It was a profound experience meeting Michael Shepherd.
The renowned artist, whose career spans nearly five decades, is the artist in residence at Henderson House in Alexandra.
Despite his work having graced the walls of the nation’s most distinguished galleries and being held in major collections, Shepherd is an outlier in the art world – he shies away from the self-promotion that comes with being a career artist, and is content to spend hours on end in his studio delving deep into his work.
“I’m not one for the cult of the artist – I think the artists I admire the most are the artists we know the least about,” Shepherd said.
“If I looked at some, say people like Giorgio Morandi or Alberto Giacometti, those people who worked humbly in studios all their lives, did not crave limelight, and didn’t need that, whereas we’ve entered into an age of the artist – performers isn’t the right word it’s personality as indistinguishable [part] of the art.”
Moved “greatly” by the philosophy of history and art, Shepherd has an increasing awareness of his “responsibility” as an artist.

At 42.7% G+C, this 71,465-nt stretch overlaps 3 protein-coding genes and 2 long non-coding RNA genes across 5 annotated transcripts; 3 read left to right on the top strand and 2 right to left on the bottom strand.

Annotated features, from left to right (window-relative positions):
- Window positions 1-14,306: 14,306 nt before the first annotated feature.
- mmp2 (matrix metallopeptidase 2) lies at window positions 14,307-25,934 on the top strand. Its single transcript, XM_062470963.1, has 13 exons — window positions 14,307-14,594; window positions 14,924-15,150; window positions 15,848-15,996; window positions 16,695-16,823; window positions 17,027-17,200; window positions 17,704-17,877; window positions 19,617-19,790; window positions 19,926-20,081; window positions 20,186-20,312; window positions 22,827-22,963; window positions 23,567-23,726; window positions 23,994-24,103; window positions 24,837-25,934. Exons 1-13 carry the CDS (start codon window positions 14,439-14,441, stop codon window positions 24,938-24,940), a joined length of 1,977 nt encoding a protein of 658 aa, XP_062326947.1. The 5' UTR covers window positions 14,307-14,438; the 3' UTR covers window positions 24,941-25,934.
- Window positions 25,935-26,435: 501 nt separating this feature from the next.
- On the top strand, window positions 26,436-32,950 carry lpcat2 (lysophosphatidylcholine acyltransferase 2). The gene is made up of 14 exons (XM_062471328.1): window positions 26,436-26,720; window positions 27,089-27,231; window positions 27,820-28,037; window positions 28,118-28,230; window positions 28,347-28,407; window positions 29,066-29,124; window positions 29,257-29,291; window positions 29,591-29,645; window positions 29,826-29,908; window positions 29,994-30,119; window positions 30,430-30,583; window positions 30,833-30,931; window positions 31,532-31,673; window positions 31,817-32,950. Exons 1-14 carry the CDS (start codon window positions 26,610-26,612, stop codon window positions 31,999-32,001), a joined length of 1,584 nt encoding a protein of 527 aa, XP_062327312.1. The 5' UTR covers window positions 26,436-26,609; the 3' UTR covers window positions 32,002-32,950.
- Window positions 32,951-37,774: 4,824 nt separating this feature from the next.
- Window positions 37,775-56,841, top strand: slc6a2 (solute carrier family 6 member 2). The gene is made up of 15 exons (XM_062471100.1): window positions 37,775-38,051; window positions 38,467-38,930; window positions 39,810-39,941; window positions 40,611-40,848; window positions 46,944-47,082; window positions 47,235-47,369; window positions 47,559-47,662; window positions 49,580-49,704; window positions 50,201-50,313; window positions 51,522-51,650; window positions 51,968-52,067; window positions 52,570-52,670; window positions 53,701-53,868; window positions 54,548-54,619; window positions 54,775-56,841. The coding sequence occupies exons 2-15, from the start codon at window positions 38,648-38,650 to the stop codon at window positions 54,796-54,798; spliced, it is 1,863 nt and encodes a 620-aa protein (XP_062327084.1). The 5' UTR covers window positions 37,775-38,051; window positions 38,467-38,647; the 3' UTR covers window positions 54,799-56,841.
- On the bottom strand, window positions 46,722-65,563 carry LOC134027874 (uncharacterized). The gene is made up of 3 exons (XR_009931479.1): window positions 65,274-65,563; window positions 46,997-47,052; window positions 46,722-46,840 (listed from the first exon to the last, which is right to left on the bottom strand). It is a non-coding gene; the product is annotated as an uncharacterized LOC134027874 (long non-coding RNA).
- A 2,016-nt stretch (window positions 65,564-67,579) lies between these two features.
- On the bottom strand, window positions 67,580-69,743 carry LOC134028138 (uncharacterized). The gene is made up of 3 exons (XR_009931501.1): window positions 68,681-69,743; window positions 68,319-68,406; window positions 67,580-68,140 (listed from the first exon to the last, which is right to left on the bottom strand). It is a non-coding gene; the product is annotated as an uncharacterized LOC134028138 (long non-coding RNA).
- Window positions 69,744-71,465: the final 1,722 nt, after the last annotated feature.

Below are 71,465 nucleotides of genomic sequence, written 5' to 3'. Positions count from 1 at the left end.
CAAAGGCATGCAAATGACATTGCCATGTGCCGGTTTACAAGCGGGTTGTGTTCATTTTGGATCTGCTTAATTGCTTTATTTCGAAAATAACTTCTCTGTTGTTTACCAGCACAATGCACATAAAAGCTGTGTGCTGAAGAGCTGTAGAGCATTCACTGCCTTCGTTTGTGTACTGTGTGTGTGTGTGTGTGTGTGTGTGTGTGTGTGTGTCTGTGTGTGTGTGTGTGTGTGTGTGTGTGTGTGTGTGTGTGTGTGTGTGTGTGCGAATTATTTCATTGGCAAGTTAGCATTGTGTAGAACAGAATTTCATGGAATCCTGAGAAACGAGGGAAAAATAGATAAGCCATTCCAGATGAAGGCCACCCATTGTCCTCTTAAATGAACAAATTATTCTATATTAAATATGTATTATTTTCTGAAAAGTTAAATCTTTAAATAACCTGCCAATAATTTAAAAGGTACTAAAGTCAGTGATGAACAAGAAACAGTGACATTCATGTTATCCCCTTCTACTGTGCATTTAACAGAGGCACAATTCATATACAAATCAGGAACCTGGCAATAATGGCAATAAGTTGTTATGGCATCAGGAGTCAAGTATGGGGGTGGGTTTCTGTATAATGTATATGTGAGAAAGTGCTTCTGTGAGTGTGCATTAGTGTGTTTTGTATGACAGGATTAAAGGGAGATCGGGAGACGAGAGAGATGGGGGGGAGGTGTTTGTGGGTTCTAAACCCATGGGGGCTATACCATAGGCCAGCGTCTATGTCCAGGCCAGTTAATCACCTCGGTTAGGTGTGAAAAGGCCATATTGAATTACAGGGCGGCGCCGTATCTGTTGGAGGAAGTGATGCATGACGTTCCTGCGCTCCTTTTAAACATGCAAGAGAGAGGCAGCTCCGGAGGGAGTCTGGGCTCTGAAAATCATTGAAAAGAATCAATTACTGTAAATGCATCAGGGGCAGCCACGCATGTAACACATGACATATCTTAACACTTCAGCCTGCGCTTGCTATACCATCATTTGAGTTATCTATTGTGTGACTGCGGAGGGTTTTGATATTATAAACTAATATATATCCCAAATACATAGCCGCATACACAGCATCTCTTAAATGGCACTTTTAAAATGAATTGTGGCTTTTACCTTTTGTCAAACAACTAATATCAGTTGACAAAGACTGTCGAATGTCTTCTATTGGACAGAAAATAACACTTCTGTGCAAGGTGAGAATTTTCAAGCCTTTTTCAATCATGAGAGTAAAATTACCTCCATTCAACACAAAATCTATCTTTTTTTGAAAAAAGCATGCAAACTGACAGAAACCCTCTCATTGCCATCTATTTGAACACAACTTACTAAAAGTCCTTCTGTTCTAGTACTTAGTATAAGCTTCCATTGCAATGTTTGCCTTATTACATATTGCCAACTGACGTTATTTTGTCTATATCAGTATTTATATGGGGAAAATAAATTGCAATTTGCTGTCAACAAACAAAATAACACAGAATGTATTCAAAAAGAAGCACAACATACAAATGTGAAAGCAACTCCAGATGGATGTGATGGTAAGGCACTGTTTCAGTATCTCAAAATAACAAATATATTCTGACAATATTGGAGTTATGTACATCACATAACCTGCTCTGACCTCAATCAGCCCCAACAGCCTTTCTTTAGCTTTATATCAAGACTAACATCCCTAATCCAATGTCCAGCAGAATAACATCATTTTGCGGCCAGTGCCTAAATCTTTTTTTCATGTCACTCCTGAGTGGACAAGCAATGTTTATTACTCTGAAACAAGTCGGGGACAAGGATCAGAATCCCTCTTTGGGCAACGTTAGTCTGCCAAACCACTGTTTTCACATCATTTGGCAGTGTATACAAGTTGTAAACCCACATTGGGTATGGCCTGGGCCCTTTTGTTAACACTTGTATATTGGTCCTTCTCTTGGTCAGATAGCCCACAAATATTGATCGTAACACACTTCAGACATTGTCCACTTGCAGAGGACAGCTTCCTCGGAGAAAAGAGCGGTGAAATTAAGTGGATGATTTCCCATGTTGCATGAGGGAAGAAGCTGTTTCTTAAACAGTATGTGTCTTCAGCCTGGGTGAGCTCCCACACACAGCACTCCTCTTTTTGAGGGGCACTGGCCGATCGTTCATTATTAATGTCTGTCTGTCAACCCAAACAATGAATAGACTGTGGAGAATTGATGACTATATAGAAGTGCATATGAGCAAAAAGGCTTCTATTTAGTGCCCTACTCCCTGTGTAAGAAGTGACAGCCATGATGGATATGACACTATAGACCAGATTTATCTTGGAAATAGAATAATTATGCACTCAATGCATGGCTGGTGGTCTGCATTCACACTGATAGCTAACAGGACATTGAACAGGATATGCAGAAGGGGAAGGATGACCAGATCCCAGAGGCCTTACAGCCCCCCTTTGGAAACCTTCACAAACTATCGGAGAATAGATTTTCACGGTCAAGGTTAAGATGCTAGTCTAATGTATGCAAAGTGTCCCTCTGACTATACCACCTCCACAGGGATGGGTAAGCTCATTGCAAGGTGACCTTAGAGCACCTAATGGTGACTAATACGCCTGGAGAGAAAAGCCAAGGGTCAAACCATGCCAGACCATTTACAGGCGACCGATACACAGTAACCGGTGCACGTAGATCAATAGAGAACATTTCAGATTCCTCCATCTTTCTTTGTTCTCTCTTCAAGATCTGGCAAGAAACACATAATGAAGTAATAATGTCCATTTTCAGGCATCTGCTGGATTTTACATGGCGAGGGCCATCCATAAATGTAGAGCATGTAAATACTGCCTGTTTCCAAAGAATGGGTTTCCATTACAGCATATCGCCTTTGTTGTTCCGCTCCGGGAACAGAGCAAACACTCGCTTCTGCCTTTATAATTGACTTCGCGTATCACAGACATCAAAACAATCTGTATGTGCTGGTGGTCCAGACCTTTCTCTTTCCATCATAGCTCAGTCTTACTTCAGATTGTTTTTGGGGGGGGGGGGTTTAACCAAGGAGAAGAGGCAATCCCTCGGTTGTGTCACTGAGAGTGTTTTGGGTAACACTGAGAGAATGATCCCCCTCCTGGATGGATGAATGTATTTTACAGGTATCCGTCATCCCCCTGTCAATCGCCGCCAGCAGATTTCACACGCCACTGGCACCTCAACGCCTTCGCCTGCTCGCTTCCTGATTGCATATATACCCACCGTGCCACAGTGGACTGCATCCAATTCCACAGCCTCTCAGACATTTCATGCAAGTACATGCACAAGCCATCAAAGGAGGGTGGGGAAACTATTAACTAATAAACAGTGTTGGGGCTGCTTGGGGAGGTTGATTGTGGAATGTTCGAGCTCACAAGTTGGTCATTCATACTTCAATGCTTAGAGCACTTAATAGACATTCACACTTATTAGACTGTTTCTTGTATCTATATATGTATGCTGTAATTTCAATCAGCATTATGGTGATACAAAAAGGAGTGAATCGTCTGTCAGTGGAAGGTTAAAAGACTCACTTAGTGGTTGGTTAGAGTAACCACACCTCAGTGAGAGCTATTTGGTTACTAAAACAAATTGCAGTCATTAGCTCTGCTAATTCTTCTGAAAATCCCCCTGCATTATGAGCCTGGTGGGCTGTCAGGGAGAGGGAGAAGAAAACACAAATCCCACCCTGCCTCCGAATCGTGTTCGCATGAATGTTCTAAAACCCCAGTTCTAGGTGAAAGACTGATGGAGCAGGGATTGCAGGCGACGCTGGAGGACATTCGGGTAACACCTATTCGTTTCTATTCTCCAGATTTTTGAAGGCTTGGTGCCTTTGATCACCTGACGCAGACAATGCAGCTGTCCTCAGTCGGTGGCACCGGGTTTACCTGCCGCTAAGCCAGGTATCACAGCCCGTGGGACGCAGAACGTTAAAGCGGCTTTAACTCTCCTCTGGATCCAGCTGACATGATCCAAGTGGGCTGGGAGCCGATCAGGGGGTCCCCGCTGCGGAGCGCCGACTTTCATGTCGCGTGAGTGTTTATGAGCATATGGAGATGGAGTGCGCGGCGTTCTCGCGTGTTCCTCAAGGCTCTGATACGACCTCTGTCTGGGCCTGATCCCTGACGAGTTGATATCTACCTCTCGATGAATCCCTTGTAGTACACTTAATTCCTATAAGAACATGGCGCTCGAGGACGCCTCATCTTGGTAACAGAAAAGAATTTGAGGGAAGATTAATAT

“As I get older I get more and more reluctant to show, in part because I think the consequences of art grow ethically, morally, spiritually. I think the ethics involved in it are more profound than a lot of artists realise, certainly young artists.”
His time at Henderson House has resulted in a “very profound shift” in his art and a suite of works that excite him in a new way.
“Arriving down here I saw the potential to do some, what I call nature-culture construct works that looked at philosophy, theology, and navy.”
“I come from a very set green and yellow ochre landscape, right, a very verdant green landscape. But without knowing and without fully realising I made a switch, a seamless transition to mauve, violet . . . the colours of lichen down here and iron oxide.
“Now these are colours I never use and to my surprise once I started with them – what I’m thinking as the colours of the ether – it triggered a set of philosophical paintings in me.
“So that has become deeply exciting to me and I simply get up each day and I can’t stop painting.
“I think there’s a lot I can do,” Shepherd said.
“I really had thought that perhaps in my 70s I was winding down but no.”
“I am so grateful for the [Henderson Arts] Trust – it’s been one of the most extraordinary painting times here.
“It [the residency] is unique in that it is aimed at older people seen to have achieved at a national level, because much goes the way of the younger people these days, so this is a rare honorarium to have for an older person.”
Shepherd’s residency at Henderson House concludes early November.